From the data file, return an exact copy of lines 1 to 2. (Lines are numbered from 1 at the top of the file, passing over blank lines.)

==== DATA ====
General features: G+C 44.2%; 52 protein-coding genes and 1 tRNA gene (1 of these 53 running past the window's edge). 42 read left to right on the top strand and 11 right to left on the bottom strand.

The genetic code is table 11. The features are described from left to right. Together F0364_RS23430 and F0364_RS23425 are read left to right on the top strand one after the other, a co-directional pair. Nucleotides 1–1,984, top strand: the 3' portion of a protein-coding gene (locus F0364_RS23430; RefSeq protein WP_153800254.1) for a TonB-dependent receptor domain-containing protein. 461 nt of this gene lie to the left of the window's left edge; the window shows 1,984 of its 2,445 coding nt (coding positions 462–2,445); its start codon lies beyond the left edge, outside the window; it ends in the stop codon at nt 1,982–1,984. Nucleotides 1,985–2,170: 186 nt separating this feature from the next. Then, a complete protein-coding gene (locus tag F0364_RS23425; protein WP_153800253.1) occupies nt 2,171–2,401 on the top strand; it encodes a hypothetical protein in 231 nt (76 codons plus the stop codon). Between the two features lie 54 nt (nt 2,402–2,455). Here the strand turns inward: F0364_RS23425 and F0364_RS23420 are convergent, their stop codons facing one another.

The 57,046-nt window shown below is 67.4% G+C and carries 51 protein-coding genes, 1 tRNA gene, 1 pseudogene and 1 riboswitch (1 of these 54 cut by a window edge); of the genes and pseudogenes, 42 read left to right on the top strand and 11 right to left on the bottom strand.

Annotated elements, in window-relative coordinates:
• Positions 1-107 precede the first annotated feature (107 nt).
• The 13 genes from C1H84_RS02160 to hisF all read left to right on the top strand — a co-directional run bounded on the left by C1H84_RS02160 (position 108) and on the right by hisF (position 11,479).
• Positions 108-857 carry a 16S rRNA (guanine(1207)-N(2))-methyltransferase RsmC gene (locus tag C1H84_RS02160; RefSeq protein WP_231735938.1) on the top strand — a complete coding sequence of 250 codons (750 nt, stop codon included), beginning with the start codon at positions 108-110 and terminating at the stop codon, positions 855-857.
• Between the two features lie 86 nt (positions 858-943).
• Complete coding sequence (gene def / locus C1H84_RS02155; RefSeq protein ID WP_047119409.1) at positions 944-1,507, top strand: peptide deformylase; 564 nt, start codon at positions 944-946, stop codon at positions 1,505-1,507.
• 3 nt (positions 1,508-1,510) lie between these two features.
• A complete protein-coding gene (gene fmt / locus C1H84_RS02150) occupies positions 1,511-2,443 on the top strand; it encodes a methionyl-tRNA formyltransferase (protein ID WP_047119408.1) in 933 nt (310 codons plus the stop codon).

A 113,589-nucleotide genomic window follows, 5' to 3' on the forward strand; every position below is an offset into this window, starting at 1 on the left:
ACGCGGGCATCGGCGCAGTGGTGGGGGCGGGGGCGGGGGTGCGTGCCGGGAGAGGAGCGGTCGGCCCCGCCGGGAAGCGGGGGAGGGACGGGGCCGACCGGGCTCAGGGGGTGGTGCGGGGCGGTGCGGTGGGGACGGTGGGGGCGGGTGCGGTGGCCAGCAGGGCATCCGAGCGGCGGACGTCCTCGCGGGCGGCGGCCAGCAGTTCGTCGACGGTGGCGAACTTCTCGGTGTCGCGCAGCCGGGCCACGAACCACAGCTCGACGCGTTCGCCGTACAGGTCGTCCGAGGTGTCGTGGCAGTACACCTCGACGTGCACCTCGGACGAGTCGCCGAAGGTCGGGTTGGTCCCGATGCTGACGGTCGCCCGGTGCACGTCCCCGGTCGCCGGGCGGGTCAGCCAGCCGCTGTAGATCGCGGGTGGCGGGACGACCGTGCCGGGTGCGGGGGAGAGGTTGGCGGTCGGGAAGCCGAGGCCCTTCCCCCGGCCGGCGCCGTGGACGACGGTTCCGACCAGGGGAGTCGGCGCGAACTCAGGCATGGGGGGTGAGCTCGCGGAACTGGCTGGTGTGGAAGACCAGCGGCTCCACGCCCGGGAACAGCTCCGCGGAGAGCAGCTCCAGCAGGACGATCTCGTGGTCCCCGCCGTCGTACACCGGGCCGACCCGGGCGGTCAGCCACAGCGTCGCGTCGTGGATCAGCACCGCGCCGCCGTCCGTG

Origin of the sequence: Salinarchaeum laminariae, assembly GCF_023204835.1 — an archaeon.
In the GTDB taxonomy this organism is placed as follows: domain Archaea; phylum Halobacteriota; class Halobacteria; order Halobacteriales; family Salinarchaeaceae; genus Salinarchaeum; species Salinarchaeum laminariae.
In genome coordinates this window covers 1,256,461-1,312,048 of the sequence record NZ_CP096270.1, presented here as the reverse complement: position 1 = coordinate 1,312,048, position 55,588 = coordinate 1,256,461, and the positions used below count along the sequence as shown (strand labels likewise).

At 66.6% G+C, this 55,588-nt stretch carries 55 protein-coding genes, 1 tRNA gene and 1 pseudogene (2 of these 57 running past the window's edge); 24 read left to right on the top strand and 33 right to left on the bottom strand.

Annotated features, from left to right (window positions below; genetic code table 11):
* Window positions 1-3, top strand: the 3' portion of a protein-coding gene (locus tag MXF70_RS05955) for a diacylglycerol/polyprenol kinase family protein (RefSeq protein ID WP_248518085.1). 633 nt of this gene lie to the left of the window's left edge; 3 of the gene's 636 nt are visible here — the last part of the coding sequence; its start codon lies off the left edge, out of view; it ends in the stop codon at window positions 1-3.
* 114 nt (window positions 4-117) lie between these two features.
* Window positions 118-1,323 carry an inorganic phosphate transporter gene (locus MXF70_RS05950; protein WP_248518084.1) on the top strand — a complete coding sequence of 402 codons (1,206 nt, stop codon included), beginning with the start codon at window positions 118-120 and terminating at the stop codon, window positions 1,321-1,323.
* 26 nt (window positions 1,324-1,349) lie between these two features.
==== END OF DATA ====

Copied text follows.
General features: G+C 44.2%; 52 protein-coding genes and 1 tRNA gene (1 of these 53 running past the window's edge). 42 read left to right on the top strand and 11 right to left on the bottom strand.

The genetic code is table 11. The features are described from left to right. Together F0364_RS23430 and F0364_RS23425 are read left to right on the top strand one after the other, a co-directional pair. Nucleotides 1–1,984, top strand: the 3' portion of a protein-coding gene (locus F0364_RS23430; RefSeq protein WP_153800254.1) for a TonB-dependent receptor domain-containing protein. 461 nt of this gene lie to the left of the window's left edge; the window shows 1,984 of its 2,445 coding nt (coding positions 462–2,445); its start codon lies beyond the left edge, outside the window; it ends in the stop codon at nt 1,982–1,984. Nucleotides 1,985–2,170: 186 nt separating this feature from the next. Then, a complete protein-coding gene (locus tag F0364_RS23425; protein WP_153800253.1) occupies nt 2,171–2,401 on the top strand; it encodes a hypothetical protein in 231 nt (76 codons plus the stop codon). Between the two features lie 54 nt (nt 2,402–2,455). Here the strand turns inward: F0364_RS23425 and F0364_RS23420 are convergent, their stop codons facing one another.